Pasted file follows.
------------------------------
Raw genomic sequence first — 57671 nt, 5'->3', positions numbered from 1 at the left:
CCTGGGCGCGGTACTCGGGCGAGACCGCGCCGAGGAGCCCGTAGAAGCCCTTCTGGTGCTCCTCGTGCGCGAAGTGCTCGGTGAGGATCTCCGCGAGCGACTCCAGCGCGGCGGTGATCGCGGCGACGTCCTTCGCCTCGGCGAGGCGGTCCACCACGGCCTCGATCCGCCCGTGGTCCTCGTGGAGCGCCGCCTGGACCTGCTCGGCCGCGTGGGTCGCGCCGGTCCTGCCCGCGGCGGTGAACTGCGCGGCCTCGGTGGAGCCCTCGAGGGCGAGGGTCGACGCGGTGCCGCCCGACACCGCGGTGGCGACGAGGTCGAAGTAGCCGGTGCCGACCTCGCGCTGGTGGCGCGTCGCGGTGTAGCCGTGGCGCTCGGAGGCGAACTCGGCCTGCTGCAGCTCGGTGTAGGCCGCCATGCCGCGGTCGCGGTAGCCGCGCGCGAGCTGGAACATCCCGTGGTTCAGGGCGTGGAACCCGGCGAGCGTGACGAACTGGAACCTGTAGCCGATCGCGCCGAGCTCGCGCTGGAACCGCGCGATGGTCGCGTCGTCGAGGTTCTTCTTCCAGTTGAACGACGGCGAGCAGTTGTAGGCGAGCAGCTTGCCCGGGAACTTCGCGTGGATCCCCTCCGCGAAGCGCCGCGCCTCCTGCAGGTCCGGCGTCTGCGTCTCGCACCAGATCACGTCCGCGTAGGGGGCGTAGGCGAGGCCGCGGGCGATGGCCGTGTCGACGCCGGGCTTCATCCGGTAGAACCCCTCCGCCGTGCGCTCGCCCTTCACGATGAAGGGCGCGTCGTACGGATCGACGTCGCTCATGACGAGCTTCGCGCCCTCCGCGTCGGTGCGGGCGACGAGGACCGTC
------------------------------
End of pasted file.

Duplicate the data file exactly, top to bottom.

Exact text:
Raw genomic sequence first — 57671 nt, 5'->3', positions numbered from 1 at the left:
CCTGGGCGCGGTACTCGGGCGAGACCGCGCCGAGGAGCCCGTAGAAGCCCTTCTGGTGCTCCTCGTGCGCGAAGTGCTCGGTGAGGATCTCCGCGAGCGACTCCAGCGCGGCGGTGATCGCGGCGACGTCCTTCGCCTCGGCGAGGCGGTCCACCACGGCCTCGATCCGCCCGTGGTCCTCGTGGAGCGCCGCCTGGACCTGCTCGGCCGCGTGGGTCGCGCCGGTCCTGCCCGCGGCGGTGAACTGCGCGGCCTCGGTGGAGCCCTCGAGGGCGAGGGTCGACGCGGTGCCGCCCGACACCGCGGTGGCGACGAGGTCGAAGTAGCCGGTGCCGACCTCGCGCTGGTGGCGCGTCGCGGTGTAGCCGTGGCGCTCGGAGGCGAACTCGGCCTGCTGCAGCTCGGTGTAGGCCGCCATGCCGCGGTCGCGGTAGCCGCGCGCGAGCTGGAACATCCCGTGGTTCAGGGCGTGGAACCCGGCGAGCGTGACGAACTGGAACCTGTAGCCGATCGCGCCGAGCTCGCGCTGGAACCGCGCGATGGTCGCGTCGTCGAGGTTCTTCTTCCAGTTGAACGACGGCGAGCAGTTGTAGGCGAGCAGCTTGCCCGGGAACTTCGCGTGGATCCCCTCCGCGAAGCGCCGCGCCTCCTGCAGGTCCGGCGTCTGCGTCTCGCACCAGATCACGTCCGCGTAGGGGGCGTAGGCGAGGCCGCGGGCGATGGCCGTGTCGACGCCGGGCTTCATCCGGTAGAACCCCTCCGCCGTGCGCTCGCCCTTCACGATGAAGGGCGCGTCGTACGGATCGACGTCGCTCATGACGAGCTTCGCGCCCTCCGCGTCGGTGCGGGCGACGAGGACCGTC